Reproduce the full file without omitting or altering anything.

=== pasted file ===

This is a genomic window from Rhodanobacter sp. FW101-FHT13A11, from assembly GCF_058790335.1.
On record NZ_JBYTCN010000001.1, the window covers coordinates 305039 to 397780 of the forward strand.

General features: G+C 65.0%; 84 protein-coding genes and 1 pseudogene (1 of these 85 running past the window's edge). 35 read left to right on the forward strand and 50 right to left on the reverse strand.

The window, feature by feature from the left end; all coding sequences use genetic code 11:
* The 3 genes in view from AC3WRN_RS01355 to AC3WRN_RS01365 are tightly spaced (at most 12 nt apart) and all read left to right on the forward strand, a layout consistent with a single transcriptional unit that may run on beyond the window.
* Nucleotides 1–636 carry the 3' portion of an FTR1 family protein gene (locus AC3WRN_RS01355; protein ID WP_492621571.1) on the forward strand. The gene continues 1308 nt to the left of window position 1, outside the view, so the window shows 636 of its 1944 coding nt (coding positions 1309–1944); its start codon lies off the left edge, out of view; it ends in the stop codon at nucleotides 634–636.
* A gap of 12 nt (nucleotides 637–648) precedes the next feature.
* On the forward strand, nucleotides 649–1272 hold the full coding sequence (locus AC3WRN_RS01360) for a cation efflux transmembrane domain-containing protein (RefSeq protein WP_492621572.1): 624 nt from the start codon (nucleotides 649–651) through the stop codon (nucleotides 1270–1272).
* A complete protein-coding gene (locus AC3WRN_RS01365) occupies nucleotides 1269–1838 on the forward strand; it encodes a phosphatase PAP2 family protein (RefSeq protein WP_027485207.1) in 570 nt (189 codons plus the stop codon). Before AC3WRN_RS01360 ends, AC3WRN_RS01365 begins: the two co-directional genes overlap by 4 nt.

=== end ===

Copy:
This is a genomic window from Rhodanobacter sp. FW101-FHT13A11, from assembly GCF_058790335.1.
On record NZ_JBYTCN010000001.1, the window covers coordinates 305039 to 397780 of the forward strand.

General features: G+C 65.0%; 84 protein-coding genes and 1 pseudogene (1 of these 85 running past the window's edge). 35 read left to right on the forward strand and 50 right to left on the reverse strand.

The window, feature by feature from the left end; all coding sequences use genetic code 11:
* The 3 genes in view from AC3WRN_RS01355 to AC3WRN_RS01365 are tightly spaced (at most 12 nt apart) and all read left to right on the forward strand, a layout consistent with a single transcriptional unit that may run on beyond the window.
* Nucleotides 1–636 carry the 3' portion of an FTR1 family protein gene (locus AC3WRN_RS01355; protein ID WP_492621571.1) on the forward strand. The gene continues 1308 nt to the left of window position 1, outside the view, so the window shows 636 of its 1944 coding nt (coding positions 1309–1944); its start codon lies off the left edge, out of view; it ends in the stop codon at nucleotides 634–636.
* A gap of 12 nt (nucleotides 637–648) precedes the next feature.
* On the forward strand, nucleotides 649–1272 hold the full coding sequence (locus AC3WRN_RS01360) for a cation efflux transmembrane domain-containing protein (RefSeq protein WP_492621572.1): 624 nt from the start codon (nucleotides 649–651) through the stop codon (nucleotides 1270–1272).
* A complete protein-coding gene (locus AC3WRN_RS01365) occupies nucleotides 1269–1838 on the forward strand; it encodes a phosphatase PAP2 family protein (RefSeq protein WP_027485207.1) in 570 nt (189 codons plus the stop codon). Before AC3WRN_RS01360 ends, AC3WRN_RS01365 begins: the two co-directional genes overlap by 4 nt.